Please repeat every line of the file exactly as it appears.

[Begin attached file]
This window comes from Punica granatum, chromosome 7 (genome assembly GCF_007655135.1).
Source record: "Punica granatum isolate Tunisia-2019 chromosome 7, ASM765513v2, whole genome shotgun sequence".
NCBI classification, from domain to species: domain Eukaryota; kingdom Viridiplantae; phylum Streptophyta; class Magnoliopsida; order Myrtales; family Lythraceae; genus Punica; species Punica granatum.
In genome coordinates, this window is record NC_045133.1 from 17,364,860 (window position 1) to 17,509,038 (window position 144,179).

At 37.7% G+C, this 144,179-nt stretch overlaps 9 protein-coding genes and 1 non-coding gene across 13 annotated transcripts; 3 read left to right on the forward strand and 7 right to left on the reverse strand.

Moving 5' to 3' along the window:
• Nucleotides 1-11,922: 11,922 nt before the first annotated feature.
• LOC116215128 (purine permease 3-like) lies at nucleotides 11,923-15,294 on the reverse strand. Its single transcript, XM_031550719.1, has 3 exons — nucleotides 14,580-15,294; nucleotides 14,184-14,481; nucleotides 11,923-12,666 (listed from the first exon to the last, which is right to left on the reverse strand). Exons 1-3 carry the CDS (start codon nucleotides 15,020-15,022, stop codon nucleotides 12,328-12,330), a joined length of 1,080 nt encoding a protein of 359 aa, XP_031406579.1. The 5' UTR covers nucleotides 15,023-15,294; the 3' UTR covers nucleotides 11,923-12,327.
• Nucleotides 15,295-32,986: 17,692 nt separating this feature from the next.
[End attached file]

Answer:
This window comes from Punica granatum, chromosome 7 (genome assembly GCF_007655135.1).
Source record: "Punica granatum isolate Tunisia-2019 chromosome 7, ASM765513v2, whole genome shotgun sequence".
NCBI classification, from domain to species: domain Eukaryota; kingdom Viridiplantae; phylum Streptophyta; class Magnoliopsida; order Myrtales; family Lythraceae; genus Punica; species Punica granatum.
In genome coordinates, this window is record NC_045133.1 from 17,364,860 (window position 1) to 17,509,038 (window position 144,179).

At 37.7% G+C, this 144,179-nt stretch overlaps 9 protein-coding genes and 1 non-coding gene across 13 annotated transcripts; 3 read left to right on the forward strand and 7 right to left on the reverse strand.

Moving 5' to 3' along the window:
• Nucleotides 1-11,922: 11,922 nt before the first annotated feature.
• LOC116215128 (purine permease 3-like) lies at nucleotides 11,923-15,294 on the reverse strand. Its single transcript, XM_031550719.1, has 3 exons — nucleotides 14,580-15,294; nucleotides 14,184-14,481; nucleotides 11,923-12,666 (listed from the first exon to the last, which is right to left on the reverse strand). Exons 1-3 carry the CDS (start codon nucleotides 15,020-15,022, stop codon nucleotides 12,328-12,330), a joined length of 1,080 nt encoding a protein of 359 aa, XP_031406579.1. The 5' UTR covers nucleotides 15,023-15,294; the 3' UTR covers nucleotides 11,923-12,327.
• Nucleotides 15,295-32,986: 17,692 nt separating this feature from the next.